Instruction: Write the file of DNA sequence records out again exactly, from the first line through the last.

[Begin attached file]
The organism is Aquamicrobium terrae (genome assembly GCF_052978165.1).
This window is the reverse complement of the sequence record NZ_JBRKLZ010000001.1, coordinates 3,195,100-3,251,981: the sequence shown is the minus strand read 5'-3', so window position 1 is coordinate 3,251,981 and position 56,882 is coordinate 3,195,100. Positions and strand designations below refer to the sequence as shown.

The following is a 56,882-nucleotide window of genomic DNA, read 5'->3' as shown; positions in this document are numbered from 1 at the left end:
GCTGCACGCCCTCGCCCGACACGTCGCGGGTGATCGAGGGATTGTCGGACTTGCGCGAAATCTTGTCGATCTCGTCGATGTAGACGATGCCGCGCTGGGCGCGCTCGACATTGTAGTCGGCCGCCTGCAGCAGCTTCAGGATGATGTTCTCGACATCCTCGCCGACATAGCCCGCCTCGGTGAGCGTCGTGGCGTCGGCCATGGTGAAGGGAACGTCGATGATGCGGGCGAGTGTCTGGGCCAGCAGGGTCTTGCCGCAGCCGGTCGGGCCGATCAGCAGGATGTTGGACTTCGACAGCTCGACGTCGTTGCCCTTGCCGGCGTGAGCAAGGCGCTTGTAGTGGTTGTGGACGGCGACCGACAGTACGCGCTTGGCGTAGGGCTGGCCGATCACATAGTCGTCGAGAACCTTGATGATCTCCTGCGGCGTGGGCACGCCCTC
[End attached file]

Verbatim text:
The organism is Aquamicrobium terrae (genome assembly GCF_052978165.1).
This window is the reverse complement of the sequence record NZ_JBRKLZ010000001.1, coordinates 3,195,100-3,251,981: the sequence shown is the minus strand read 5'-3', so window position 1 is coordinate 3,251,981 and position 56,882 is coordinate 3,195,100. Positions and strand designations below refer to the sequence as shown.

The following is a 56,882-nucleotide window of genomic DNA, read 5'->3' as shown; positions in this document are numbered from 1 at the left end:
GCTGCACGCCCTCGCCCGACACGTCGCGGGTGATCGAGGGATTGTCGGACTTGCGCGAAATCTTGTCGATCTCGTCGATGTAGACGATGCCGCGCTGGGCGCGCTCGACATTGTAGTCGGCCGCCTGCAGCAGCTTCAGGATGATGTTCTCGACATCCTCGCCGACATAGCCCGCCTCGGTGAGCGTCGTGGCGTCGGCCATGGTGAAGGGAACGTCGATGATGCGGGCGAGTGTCTGGGCCAGCAGGGTCTTGCCGCAGCCGGTCGGGCCGATCAGCAGGATGTTGGACTTCGACAGCTCGACGTCGTTGCCCTTGCCGGCGTGAGCAAGGCGCTTGTAGTGGTTGTGGACGGCGACCGACAGTACGCGCTTGGCGTAGGGCTGGCCGATCACATAGTCGTCGAGAACCTTGATGATCTCCTGCGGCGTGGGCACGCCCTC